The Russia-India-China “Iron Triangle” Ensures Multipolarity Against U.S. Unilateralism

Yevgeny Primakov, former director of the Russian Foreign Intelligence Agency, former Minister of Foreign Affairs of Russia, and even a former Prime Minister of Russia, would have celebrated his 90th birthday recently. His contributions to Russia was remembered by the “Time” program in Russia with Foreign Minister Sergei Lavrov remembering Primakov’s and former Russian Prime Minister Yevgeny Limakov proposed framework of an “Iron Triangle” cooperation between Russia, India and China, an embryonic form of the BRICS alliance.
Lavrov argued that the Iron Triangle is the embodiment of multi-polarization and multi-polar diplomacy as “five countries from different continents promote the common policy of the world economy and world politics,” and therefore, he believes that Primakov will always engrave his name “in the history of the world.”
The principles of foreign policy formulated by Primakov are in parallel with the concept of multipolarity and have now become the basis of the Russian concept of foreign policy, particularly defending national interests without having to face confrontation and pragmatism. According to Lavrov, multi-directionality means willingness to cooperate with any country in any part of the world, in mutual respect, equality and in finding a balance of interests, with cooperation as the basis.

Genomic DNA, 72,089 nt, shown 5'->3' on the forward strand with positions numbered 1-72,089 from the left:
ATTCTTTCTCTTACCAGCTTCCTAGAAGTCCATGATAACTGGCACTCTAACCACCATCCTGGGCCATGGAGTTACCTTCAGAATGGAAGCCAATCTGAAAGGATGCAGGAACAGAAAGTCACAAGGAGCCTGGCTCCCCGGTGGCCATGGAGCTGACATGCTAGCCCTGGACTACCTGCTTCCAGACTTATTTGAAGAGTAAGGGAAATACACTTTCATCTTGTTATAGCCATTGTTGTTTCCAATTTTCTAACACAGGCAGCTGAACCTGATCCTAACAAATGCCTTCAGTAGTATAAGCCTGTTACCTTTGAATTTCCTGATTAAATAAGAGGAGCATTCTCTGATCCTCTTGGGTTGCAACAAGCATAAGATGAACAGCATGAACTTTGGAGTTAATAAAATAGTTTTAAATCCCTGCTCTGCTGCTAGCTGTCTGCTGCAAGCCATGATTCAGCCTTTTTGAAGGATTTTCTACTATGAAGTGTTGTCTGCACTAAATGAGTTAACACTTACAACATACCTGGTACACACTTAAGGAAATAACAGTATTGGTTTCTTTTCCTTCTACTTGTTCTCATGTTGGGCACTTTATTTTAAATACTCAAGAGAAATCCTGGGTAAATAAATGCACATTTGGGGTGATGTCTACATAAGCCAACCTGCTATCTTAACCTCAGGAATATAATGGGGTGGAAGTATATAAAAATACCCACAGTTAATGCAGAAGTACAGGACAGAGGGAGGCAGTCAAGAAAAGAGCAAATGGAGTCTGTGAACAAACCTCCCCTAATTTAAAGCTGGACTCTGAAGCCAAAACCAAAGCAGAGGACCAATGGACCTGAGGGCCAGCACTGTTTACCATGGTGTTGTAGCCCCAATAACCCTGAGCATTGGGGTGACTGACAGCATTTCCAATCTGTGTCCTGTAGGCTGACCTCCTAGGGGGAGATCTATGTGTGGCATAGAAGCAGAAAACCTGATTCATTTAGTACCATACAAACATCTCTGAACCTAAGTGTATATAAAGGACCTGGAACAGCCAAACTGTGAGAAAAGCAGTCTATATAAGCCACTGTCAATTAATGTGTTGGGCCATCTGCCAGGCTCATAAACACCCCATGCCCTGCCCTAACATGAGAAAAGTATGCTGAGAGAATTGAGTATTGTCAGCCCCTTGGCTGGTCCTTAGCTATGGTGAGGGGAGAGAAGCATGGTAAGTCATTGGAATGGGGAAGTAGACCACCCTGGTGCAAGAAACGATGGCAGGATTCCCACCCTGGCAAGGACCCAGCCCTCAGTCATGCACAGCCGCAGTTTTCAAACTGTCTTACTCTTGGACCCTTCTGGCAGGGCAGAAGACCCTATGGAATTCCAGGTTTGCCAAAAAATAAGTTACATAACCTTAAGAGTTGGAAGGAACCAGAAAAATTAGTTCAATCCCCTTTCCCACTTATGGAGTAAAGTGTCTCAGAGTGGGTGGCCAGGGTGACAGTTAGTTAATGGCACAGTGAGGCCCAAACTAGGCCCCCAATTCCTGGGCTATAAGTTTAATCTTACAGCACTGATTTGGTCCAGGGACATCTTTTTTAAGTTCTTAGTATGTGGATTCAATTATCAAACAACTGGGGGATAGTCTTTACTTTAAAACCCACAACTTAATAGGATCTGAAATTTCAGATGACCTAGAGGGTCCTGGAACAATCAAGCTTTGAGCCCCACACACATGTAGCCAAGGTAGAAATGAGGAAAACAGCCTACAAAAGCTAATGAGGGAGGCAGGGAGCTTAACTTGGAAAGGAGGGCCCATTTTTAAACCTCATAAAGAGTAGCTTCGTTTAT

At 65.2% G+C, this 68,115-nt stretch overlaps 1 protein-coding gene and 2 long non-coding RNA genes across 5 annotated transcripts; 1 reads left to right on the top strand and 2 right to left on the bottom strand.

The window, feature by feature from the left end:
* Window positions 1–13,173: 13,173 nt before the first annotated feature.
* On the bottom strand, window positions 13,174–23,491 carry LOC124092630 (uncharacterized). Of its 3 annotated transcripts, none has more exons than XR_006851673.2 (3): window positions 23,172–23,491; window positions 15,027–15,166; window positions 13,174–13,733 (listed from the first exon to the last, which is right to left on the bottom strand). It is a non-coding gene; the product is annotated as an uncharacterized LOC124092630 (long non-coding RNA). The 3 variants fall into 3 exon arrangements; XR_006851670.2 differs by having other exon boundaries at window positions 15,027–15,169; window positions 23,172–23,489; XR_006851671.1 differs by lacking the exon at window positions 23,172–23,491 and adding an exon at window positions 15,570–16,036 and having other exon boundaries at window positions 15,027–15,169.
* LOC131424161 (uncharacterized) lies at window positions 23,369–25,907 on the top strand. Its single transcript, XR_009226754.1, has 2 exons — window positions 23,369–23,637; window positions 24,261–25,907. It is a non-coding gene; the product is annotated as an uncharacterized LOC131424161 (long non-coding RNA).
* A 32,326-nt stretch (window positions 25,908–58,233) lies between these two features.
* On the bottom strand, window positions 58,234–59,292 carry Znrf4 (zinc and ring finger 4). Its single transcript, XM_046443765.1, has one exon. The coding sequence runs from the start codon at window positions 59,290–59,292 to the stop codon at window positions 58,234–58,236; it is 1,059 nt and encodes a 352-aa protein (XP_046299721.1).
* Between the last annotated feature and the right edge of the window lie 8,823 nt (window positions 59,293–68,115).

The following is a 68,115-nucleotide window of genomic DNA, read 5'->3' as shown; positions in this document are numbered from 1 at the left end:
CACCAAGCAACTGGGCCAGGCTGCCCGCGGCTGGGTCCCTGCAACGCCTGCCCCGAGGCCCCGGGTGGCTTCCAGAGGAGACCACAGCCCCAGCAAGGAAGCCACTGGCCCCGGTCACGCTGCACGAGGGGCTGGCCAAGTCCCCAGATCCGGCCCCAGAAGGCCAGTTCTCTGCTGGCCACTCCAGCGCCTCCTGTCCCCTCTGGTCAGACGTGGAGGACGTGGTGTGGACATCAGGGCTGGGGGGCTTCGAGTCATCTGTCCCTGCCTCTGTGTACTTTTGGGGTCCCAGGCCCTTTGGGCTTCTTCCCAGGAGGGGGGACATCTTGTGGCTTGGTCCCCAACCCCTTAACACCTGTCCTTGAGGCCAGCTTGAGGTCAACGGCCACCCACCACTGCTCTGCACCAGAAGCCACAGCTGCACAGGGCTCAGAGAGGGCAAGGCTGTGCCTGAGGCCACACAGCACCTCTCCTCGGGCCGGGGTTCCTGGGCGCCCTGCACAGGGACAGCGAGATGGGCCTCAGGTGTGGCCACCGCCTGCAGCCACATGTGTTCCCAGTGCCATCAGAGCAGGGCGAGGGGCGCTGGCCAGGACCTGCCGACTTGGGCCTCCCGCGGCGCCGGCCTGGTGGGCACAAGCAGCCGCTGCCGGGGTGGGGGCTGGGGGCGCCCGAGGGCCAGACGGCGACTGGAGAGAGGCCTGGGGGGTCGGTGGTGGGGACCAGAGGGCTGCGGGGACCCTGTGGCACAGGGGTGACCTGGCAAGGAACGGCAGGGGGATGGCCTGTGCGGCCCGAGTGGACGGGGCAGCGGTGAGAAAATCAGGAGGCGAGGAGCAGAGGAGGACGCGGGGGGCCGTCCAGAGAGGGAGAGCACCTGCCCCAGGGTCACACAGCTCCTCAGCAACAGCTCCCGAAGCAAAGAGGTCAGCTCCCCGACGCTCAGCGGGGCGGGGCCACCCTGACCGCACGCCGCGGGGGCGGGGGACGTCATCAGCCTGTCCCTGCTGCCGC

Some tensions exist between India and China, especially as the latter has successfully expanded the Belt and Road Initiative (BRI) into all of South Asia, with the exception of India due to New Delhi’s refusal. New Delhi believes that South Asia should be its own sphere of influence that is being encroached by China. However, this has not stopped trilateral meeting between the Iron Triangle with the leaders of the three countries meeting in Osaka on June 28.
This meeting was critical as according to Chinese Foreign Ministry, the rise of protectionism and unilateralism seriously affected the stability of the global order, dragged down the growth of the international economy, and brought about the neglect of the international order on which emerging market countries and developing countries depend on. The Iron Triangle needs to demonstrate their capabilities in handling international responsibilities and safeguard the fundamental interests and long-term interests of the three countries and the international community.
Therefore, it is critical that the Iron Triangle commit itself to multipolarity if it wishes to act in a sovereign manner away from the demands made by U.S. unilateralism. An international system with an empowered United Nations as the bedrock is a necessary platform in the Age of Multipolarity. An empowered United Nations is necessary to safeguard an international order based on international law and international relations. With such a platform secured, the respect for sovereignty and non-interference in internal affairs, opposing unilateralism, and opposing protectionism against unilateral sanctions, can be ensured.